The problem of the yardstick to be applied in the assessment of an individual's tax liability continued to occupy the attention of the post-talmudic halakhic scholars.
This tax, apparently imposed throughout the post-talmudic period, was "a fixed per capita allocation" (Resp. Rashba, vol. 5, no. 220) and was often referred to during this period by its talmudic name, karga (Resp. Rashba, vol. 5, no. 178, et al.).
ASSESSMENT ACCORDING TO FINANCIAL MEANS
Generally, most taxes were levied in accordance with the taxpayer's means, a principle the scholars regarded as fundamental to Jewish law. Thus it was decided that the individual members of the community should contribute according to their means toward a specified sum required for their own security needs, contrary to the practice in the case of an amount collected by the central authority: "and if at first, when the gentiles were appointed to be in charge of the guards, they departed from Jewish law in equating the poor with the rich, yet now that they entrusted this matter to ourselves we should not change the law of the Torah that in matters dependent on money the calculation must be made according to means… and it may not be said… that the rich shall not make increase, nor the poor decrease" (Mordekhai, BB no. 475 in the name of Maharam of Rothenburg, and no. 497). This approach was fortified by a legal explanation with an interesting historical background: "whatever new decrees and afflictions the gentiles may impose on Israel, even if they should be minded to afflict us by having us refrain from food and drink, yet all is collected according to financial means, for their main concern is the money" (Piskei ha-Rosh, BB 1:22; cf. also takkanot of the Saragossa community, in Dinur, Golah, 2, pt. 2 (19662), 366f.).
ASSESSMENT IN ACCORDANCE WITH THE TAX PURPOSE
Some scholars held that individual tax liability should be assessed in accordance with the purpose for which the tax was imposed. Thus if the purpose was to raise a specific sum in order to bribe the authorities to prevent riots against the Jews on the eve of their festivals, "the law holds that they should pay [tax] according to means as well as souls, since on these days both persons and property are endangered – all this in accordance with the need of the hour and the local situation." In the case of regular taxes imposed by the authorities, means alone was to be the criterion: "for the kings and governments only impose taxes on people with means, and they protect their means by payment of the taxes." If a specified sum was to be raised for the purpose of bribing the authorities not to forbid ritual slaughter or the sale of bread to Jews, assessment was to be according to souls alone, since in this case rich and poor would suffer equal harm. All these distinctions, however, were to remain subject to local custom and enactment (Resp. Rashba, vol. 3, no. 401). All were not consistently observed, and in another responsum Solomon b. Abraham Adret himself (ibid., no. 381) laid down that the cantor's emolument was to be paid out of the community chest; although he fulfills the duty for rich and poor alike the poor cannot afford as much as the rich, and in all matters of the public weal which are dependent on money the contribution must be made according to means. On the other hand, in a later period the opinion was expressed that in the case of the cantor's emolument, the assessment required a combination of two methods – one-half according to souls – for although the poor had as much need of the cantor as did the rich, yet the rich were prepared to pay more to a cantor with a better voice, and "therefore they made this compromise" (Sh. Ar., OḤ, 53:23 and Taz, ibid., no. 14). As a result of the multiplication of possible distinctions of this nature, it was laid down that these matters had to be decided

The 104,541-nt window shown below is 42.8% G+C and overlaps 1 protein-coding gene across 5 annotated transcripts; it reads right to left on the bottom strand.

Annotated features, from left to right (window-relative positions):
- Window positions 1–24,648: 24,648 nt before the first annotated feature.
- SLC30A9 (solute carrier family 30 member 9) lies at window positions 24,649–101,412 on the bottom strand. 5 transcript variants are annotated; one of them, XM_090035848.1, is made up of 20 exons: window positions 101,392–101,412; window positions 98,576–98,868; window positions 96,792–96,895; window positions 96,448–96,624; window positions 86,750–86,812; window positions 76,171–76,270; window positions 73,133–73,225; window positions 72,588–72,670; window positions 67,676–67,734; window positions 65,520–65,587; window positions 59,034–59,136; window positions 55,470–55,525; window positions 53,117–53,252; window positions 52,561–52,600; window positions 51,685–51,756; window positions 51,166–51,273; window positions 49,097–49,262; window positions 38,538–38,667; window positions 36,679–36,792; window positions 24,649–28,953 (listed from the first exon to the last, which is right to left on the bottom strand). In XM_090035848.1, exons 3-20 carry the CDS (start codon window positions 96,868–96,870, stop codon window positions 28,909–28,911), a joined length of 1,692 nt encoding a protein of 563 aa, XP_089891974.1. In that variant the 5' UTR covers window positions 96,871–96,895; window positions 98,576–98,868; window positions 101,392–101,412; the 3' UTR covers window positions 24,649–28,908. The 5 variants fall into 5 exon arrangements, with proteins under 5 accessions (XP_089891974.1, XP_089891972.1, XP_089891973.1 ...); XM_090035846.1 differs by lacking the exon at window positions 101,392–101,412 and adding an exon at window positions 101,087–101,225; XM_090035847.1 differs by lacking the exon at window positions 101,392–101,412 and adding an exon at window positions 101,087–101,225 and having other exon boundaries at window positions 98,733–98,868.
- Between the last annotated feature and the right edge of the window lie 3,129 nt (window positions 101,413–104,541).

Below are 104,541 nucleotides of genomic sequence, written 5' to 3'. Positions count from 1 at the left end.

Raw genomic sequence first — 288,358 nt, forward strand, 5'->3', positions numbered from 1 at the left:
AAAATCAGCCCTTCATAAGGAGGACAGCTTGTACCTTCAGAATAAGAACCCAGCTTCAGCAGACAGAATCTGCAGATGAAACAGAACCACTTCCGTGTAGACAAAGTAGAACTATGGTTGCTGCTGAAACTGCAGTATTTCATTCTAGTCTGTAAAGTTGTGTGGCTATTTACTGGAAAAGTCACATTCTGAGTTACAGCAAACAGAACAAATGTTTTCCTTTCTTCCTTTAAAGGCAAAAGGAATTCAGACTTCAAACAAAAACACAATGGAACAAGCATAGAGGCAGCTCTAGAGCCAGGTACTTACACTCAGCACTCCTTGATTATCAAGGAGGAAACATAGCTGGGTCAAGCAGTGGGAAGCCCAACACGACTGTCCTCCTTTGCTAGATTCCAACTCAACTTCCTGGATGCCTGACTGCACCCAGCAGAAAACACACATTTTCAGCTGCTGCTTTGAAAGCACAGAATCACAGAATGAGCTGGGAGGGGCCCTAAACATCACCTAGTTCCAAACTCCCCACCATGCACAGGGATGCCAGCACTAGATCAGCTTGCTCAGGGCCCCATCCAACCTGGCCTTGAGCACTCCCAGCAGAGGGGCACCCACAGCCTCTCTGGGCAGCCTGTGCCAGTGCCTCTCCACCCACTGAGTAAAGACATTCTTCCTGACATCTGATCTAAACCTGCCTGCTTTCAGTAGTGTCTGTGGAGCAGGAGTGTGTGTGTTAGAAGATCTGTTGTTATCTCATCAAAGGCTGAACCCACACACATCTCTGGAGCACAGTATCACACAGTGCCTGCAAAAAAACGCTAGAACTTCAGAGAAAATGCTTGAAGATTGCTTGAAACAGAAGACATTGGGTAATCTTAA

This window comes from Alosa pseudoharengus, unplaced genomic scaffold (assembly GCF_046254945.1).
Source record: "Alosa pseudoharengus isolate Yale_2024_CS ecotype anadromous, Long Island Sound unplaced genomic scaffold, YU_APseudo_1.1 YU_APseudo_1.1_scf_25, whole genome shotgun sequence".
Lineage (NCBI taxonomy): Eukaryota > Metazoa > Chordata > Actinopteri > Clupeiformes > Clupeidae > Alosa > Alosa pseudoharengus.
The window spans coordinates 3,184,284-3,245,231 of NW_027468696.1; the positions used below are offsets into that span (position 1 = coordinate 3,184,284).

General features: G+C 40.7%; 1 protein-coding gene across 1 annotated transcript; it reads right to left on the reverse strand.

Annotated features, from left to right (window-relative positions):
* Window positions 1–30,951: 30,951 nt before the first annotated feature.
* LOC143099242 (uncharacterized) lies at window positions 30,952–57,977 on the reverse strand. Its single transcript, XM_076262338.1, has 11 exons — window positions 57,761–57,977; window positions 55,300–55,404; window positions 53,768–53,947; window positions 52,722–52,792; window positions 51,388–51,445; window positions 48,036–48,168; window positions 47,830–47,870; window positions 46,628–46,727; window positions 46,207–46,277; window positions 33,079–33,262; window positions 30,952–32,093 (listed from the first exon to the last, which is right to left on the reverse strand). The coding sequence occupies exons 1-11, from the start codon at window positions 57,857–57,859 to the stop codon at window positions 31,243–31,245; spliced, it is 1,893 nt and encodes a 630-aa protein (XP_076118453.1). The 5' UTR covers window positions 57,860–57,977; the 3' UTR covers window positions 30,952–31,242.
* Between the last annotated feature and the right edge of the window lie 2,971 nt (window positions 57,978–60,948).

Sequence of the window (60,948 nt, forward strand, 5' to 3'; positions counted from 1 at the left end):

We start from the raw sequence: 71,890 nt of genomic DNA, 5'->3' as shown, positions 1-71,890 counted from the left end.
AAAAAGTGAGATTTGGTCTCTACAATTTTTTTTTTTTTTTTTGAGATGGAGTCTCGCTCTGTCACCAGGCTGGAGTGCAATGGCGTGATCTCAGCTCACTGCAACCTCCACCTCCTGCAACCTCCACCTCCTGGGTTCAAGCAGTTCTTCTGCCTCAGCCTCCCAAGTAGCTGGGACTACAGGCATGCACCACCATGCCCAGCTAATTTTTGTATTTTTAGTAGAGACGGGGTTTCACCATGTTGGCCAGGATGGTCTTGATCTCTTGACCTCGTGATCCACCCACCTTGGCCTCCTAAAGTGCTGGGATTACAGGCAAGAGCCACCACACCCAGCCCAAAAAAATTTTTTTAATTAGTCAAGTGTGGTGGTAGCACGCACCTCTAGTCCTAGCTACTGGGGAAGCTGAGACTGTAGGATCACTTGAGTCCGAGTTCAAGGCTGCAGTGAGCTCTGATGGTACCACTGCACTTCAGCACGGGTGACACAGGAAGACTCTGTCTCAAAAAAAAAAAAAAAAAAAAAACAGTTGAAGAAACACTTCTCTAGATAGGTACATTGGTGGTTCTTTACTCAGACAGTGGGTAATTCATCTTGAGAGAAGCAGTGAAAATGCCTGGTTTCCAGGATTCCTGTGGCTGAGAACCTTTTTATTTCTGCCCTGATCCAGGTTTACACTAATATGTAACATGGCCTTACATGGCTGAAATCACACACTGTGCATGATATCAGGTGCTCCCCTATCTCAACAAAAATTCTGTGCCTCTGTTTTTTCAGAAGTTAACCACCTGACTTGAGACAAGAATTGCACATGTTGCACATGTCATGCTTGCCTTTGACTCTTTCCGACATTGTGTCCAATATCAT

The purposes for which taxes were levied during the post-talmudic period embraced a wide spectrum of municipal needs – such as maintaining the town guard, providing health, educational, and religious services, and for judicial and civil execution institutions, funds for combating informers, funds for charity to the poor, for hospitality, and for ma'ot ḥittin on Passover – in addition to various taxes, fixed or otherwise, imposed by the central authorities on the Jewish community and collected by the communal authorities from its members (see illustrations cited and see also Tur, Sh. Ar., ḤM 163, and standard commentaries). These taxes were known by various names, some corresponding to those mentioned in the Talmud, and other taxes were called by the names customary in the various countries of Jewish settlement.